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Yemen: UAE-backed forces charge into Marib after taking Shabwah from Houthis

Al-Amaliqa Brigades score stunning success in southeastern province, relieving pressure on pro-government troops around Marib city
Pro-government fighters deploying on 10 January after they said they had seized control of the oil province of Shabwah from the Houthi rebels (AFP)
By in
Taiz, Yemen

The dramatic reversal of fortunes in Yemen’s Shabwah was underscored on Tuesday when Turki al-Maliki, spokesperson for the Saudi-led coalition fighting the Houthi movement, held a press conference in the battleground province.

Two weeks ago, the Houthis held three districts of Shabwah, a southeastern province boasting oil infrastructure that had become the latest frontline in Yemen’s seven-year war.

However, since the arrival of the crack UAE-backed al-Amaliqa (Giants) Brigades, ushered in after Shabwah’s anti-UAE governor was replaced, forces loyal to Yemen’s internationally recognised government have taken the whole province.

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The pro-government advance is continuing, however.

On Monday night, the head of the Southern Transitional Council, a group that demands independence of the south, announced that their forces will keep advancing north to support northerners and keep the south safe from the Houthis.

On Tuesday, the al-Amaliqa Brigades and other southern fighters advanced into neighbouring Marib province, recapturing most of the Harib district.

In his Shabwah press conference, Maliki announced a new operation: “Freedom of Happy Yemen.”

Ahmed*, an al-Amaliqa fighter in Shabwah, told Middle East Eye that the advance showed his group could redeploy from their west coast base to wherever they were needed.

“Two weeks ago, there were some rumours about our withdrawal from the western coast and some people didn’t believe us when we said we have priorities, but now everyone is happy to see Shabwah was liberated from the Houthi militia,” he said.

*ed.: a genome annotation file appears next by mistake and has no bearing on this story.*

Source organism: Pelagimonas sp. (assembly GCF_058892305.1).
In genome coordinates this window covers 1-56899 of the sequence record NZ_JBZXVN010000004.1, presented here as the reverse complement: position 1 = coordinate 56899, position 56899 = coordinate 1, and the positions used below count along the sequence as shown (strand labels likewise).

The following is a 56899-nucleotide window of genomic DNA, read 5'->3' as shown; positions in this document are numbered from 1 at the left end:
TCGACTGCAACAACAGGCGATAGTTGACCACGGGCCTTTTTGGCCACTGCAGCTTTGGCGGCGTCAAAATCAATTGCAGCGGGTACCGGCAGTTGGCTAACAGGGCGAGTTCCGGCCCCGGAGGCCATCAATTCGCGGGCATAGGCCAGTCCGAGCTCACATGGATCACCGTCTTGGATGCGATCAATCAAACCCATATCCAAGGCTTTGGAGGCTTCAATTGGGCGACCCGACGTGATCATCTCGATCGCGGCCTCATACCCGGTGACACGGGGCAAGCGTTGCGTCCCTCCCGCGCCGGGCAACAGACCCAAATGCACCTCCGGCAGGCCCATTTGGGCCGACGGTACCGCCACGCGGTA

“We had a clear plan and we liberated Shabwah in record time, as southern people arrived to the front lines from different provinces in the south.”

Shabwah has been pummelled by Saudi-led coalition air strikes over the past two weeks, and Ahmed said they played a large part in the advance.

“The most important thing is that we are fighting with high spirits and every day there are more fighters joining the battles, both fighters and residents of Shabwah,” he added.

'We had a clear plan and we liberated Shabwah in record time, as southern people arrived to the front lines from different provinces'

- Ahmed, al-Amaliqa fighter

In September, the Houthis took advantage of disagreements between Shabwah’s then-governor, Mohammed Saleh bin Adyo, and UAE-backed forces, moving their fighters into much of the province. Bin Adyo’s replacement with pro-UAE governor Awadh al-Awlaqi last month proved a turning point.

“The new governor is more active and cares about Shabwah, so we are fighting under his leadership and definitely we will save Shabwah from the Houthis or any other militias that try to create chaos,” said Ahmed.

The al-Amaliqa fighter confirmed his forces had almost complete control of Harib after receiving directions to keep advancing into Marib.

“The north is the door of the south. If the Houthis are still near the south, they may advance anytime. So we are advancing in Marib and other northern provinces to keep the Houthis far from the south and to help northern people to liberate their areas.”

Relieving pressure

Another fighter, who is fighting on the al-Balaq front and other places near Marib city, said developments in Shabwah had relieved pressure on the battlegrounds he is on.

“We thank our brothers who advanced today from Shabwah, as that new front will force the Houthi militia to send some fighters there and the pressure on us will be reduced,” the fighter told MEE.

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“It is true that Marib is a way to Shabwah, so we need to fight shoulder to shoulder with southern fighters to liberate Marib.”

Houthi assaults had become noticeably less frequent, the fighter said, predicting that pro-government forces will make their own advances soon.

For residents of Marib city, which has been a key target for the Houthis in recent months, they are happy to see northern and southern fighters battle side by side after frictions in recent years that have often turned violent.

“During the last four years, we would hear about fighting between pro-government and pro-UAE forces in Shabwah, while the Houthis have been advancing there,” Marib resident Mohammed Nasser told MEE.

“Today we are happy to see no fighting between them and all weapons are now against the Houthis. I believe that they can advance now in Marib and other provinces, as unity means strength.”